UBC Theses and Dissertations

UBC Theses Logo

UBC Theses and Dissertations

Crystallization of polypropylene : experiments and modeling Derakhshandeh, Maziar


In this study, the quiescent crystallization of several polypropylenes (PPs) with different molecular characteristics was first examined using Differential Scanning Calorimetry (DSC) and Polarized Optical Microscopy (POM). The Avrami/Nakamura equation was employed to fit and predict crystallization kinetics under isothermal and non-isothermal conditions. The Avrami/Nakamura model was found to predict the non-isothermal crystallization data of the various PPs very well over a range of cooling rates. POM was used in line with a rotational rheometer to further examine the behaviour under quiescent condition at different temperatures and/or cooling rates. The growth rate of crystals was impeded exponentially with increase of temperature. To study the effect of flow on crystallization behaviour of PPs, the Anton Paar MCR-502 rotational rheometer equipped with various fixtures including parallel-plate and POM to induce shear flow was used. Generally, an increase in strain and strain rate or decrease of temperature is found to decrease the thermodynamic barrier for crystal formation and thus enhancing crystallization kinetics at temperatures between the melting and crystallization points. Popular models based on suspension theory, which are often used to relate the degree of crystallinity to normalized rheological functions are validated experimentally. It is found that the constant(s) of various suspension models should be dependent on the flow parameters in order for the suspension models to describe the effect of shear on FIC, particularly at higher shear rates. Finally, a capillary rheometer was used to investigate flow-induced crystallization (FIC) of various resins at high shear rates relevant to polymer processing. It is found that the crystallization kinetics are enhanced with increasing molecular weight indicating the importance of high-end tail of MWD on FIC. Various dies with different physics were used to investigate the effect of flow on FIC. The Cogswell analysis was applied on the capillary data to obtain the apparent extensional strain rate and strain as well as the apparent extensional viscosity. FIC was found to depend strongly on the L/D ratio of the capillary die. Finally, temperature impacted the FIC behaviour extensively since it alters the activation energy needed for the formation of macroscopic structures.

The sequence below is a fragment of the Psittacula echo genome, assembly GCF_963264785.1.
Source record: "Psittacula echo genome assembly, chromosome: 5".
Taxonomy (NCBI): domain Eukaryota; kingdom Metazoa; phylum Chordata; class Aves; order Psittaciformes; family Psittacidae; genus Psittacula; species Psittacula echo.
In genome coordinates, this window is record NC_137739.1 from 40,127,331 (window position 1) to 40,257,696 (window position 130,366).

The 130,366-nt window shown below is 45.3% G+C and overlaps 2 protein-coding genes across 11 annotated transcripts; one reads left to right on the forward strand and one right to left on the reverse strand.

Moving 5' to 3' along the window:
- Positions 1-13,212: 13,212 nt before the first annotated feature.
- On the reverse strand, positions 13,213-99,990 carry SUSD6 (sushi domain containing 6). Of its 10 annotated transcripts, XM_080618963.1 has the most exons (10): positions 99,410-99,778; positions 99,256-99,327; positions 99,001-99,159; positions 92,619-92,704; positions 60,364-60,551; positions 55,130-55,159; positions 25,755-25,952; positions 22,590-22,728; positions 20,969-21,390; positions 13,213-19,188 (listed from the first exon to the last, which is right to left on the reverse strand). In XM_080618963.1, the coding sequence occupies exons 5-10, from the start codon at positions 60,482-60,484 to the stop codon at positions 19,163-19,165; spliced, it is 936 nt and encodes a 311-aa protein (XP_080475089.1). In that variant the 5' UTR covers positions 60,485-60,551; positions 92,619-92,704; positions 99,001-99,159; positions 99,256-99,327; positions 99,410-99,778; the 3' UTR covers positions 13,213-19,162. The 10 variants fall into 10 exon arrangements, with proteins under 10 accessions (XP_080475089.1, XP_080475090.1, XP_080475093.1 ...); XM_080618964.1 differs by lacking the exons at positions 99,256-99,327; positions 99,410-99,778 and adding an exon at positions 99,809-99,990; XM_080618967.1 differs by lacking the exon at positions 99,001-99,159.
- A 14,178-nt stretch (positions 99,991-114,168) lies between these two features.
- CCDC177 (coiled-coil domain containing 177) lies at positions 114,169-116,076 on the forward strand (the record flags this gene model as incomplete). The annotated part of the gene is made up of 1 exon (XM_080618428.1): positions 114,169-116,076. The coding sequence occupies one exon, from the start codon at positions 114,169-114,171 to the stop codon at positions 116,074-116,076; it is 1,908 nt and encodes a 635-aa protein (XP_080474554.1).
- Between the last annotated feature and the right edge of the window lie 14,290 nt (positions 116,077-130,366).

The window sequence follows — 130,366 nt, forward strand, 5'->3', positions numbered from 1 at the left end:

Item Citations and Data


Attribution-NonCommercial-NoDerivs 2.5 Canada

Usage Statistics